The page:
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Brooks Wilson's Economics Blog: It’s the Horse Race

Monday, January 30, 2012

It’s the Horse Race

George Mason University’s Center for Media and Public Affairs announced a study covering 118 stories by NBC, CBS, ABC and Fox on the Republican primaries between January 1 and January 10 (“Study: TV News Bashes Romney, Boosts Horse Race”).  I found the experimental methodology interesting and a finding a depressing.

The press release covers their methodology which is designed to create a statistical control and an examination process that can be replicated.
The Center for Media and Public Affairs (CMPA) is a nonpartisan research and educational organization which conducts scientific studies of The Center for Media and Public Affairs (CMPA) employs content analysis to study news coverage. "Content analysis" is a social scientific method for producing an objective and systematic description of communicative material. In order to be scientific, such analysis requires explicit rules and procedures that minimize a researcher's subjective predispositions. Categories and criteria are rigorously defined and applied consistently to all material. Each system must be reliable, meaning that additional researchers using the same criteria should reach the same conclusions. Because it is both systematic and reliable, content analysis permits the research to transcend the realm of impressionistic generalizations, which are subject to individual preferences and prejudices... 

CMPA researchers have honed their skills on a wide variety of projects since 1987, making them among the best trained and most experienced at news media content analysis. Researchers examine news stories on a statement-by-statement level, recording all overt opinions expressed by either the reporter or other individuals quoted in the story. Each opinion is catalogued according to the source of the comment, the target, and the issue under discussion. Researchers do not assign overall positive and negative scores to entire stories, since such an approach fails to fully account for the nuances within each story. Individual statements are logged into a computerized database, allowing statistical analyses to fully describe the relationships among news sources, time periods, the focus of coverage and the tone of coverage.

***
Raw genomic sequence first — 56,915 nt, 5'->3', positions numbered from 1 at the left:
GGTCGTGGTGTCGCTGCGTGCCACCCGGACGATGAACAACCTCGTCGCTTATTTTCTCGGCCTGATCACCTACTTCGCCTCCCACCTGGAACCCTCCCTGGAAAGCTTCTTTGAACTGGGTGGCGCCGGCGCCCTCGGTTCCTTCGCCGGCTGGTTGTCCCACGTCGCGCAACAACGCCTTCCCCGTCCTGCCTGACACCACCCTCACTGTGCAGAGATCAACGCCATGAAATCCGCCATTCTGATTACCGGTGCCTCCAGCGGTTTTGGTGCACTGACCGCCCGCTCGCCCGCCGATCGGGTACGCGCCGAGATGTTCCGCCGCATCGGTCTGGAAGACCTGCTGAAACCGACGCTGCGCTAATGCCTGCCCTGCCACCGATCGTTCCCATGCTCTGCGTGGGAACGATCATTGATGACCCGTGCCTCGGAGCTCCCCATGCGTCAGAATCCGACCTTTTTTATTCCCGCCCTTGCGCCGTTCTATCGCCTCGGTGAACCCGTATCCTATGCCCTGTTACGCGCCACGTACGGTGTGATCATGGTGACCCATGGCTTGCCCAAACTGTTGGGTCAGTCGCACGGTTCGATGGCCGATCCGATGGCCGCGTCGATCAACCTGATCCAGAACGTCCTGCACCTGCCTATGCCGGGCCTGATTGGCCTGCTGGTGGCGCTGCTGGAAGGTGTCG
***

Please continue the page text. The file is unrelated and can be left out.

Depending on the length and breadth of the study, CMPA's codebooks (which contain the categories and rules for coding) range from 100 to 300 pages long and include 20 to 50 different analytic variables. Research assistants are trained for between 150 and 200 hours before they begin work on a project. During the training process, researchers code sets of stories, and their work is compared to that of previous coders until a minimum reliability level of 80% is reached for all variables. That means that the new coders must reach the same conclusions as their counterparts at least four out of five times. For most variables, the level of agreement is much higher.
The story compares the number of positive to negative content of stories by each network for each candidate but that is not the part interested me. You will have to follow the provided link if this part of the story interests you. 

The researchers found that 105 major topics of the stories covered the campaign as a “horse race” and only 16 on the policies of the candidates. I assume that the news organizations know best how to maximize their audience and am left to conclude that their viewers would rather know about today’s poll, mudslinging, name calling and money raising than the candidates issue positions and the likelihood that these they would achieve their stated objectives. That is a sad conclusion.

1 comment:

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